The National Assessment of Educational Progress (NAEP) –also known as the “nation’s report card”—released district-level results last week for 18 urban districts including Cleveland. Districts participating in the voluntary Trial Urban District Assessment (TUDA) can compare their scores to their home state, the national average, and other urban districts.

Cleveland is among the ten established participants in TUDA (which started in 2003). Unfortunately, 2009 math results reveal that Cleveland, the district with the highest percentage of low-income families (almost 100 percent), is also the only one whose math scores in fourth and eighth grade have not budged, statistically speaking, since 2003 (see charts below). While students in cities like Boston, Atlanta, and Houston have made gains over the last six years, Cleveland’s scores remained stagnant.

Source: National Assessment of Educational Progress

In 2009, only eight percent of fourth graders and eight percent of eighth graders in Cleveland scored proficient or higher in math. This places Cleveland second to last in fourth grade (topping only Detroit) and fourth to last in eighth grade (ahead of Detroit, DC, and Milwaukee). (See a graph comparing the five lowest scoring cities here.) 

What does this mean in terms of real-life math skills? When asked to subtract a two-digit number from a three-digit number, less than half of Cleveland fourth graders could do so. When asked to interpret a basic algebraic expression (like 2w-3) just 29 percent of eighth graders were able to.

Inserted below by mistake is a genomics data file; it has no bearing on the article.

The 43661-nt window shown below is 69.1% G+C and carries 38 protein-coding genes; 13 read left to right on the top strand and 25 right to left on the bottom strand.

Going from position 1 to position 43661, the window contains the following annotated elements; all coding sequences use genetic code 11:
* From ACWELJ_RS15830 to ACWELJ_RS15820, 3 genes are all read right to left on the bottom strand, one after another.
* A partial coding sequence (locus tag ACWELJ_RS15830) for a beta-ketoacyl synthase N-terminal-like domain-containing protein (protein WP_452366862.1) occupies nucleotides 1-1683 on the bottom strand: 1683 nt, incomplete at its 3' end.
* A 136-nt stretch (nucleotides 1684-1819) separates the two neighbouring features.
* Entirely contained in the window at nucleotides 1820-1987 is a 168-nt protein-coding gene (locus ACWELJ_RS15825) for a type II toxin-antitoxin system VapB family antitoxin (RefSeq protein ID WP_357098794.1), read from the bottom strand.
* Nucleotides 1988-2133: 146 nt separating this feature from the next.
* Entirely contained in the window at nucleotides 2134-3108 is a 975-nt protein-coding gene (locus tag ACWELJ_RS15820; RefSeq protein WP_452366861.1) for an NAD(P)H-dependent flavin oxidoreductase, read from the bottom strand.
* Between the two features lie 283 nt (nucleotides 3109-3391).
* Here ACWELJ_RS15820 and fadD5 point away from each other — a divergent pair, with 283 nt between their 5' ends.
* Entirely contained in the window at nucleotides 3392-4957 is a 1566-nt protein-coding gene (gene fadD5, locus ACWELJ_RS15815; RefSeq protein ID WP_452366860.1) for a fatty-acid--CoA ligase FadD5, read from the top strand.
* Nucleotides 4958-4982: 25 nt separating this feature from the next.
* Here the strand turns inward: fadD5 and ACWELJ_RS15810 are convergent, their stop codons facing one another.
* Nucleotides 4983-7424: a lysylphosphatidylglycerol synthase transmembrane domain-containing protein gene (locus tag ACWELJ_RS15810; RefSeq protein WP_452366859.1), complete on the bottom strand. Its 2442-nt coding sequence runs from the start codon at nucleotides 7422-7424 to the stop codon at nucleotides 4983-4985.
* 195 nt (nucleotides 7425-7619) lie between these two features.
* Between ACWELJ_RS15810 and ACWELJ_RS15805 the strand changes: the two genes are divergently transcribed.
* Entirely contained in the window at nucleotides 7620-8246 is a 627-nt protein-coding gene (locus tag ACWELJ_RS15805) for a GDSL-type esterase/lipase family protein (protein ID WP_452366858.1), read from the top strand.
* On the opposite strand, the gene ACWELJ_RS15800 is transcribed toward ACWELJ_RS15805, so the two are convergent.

That Cleveland students are in serious trouble is no surprise. Fordham’s most recent annual achievement analysis found that 71 percent of students in the Cleveland Metropolitan School District are enrolled in a school rated “D” or “F” by the state. According to math scores on the Ohio Achievement Test (OAT) in 2009, Cleveland scores across all grades were among the lowest in the “Big 8.” However, our analysis also revealed that according to Ohio’s value-added growth measure, Cleveland students are making more progress than students in several other cities (e.g., Youngstown, Columbus, and Cincinnati). Admittedly, OAT and NAEP scores don’t always align, but if Cleveland makes more gains than other Ohio cities and still lags behind the majority of peer TUDA cities, that doesn’t bode well for how districts like Youngstown or Dayton might perform on the TUDA.

These findings should embolden district CEO Eugene Sanders, who will release his district “transformation plan” next month, to embrace bold school reforms like closing the city’s most broken schools; partnering with the city’s top charter schools and recruiting others (like KIPP) to work with the district; opening up the teacher recruitment pipeline to encourage Teach For America and The New Teacher Project to the city; and reforming the district’s personnel policies to reward performance rather than seniority.

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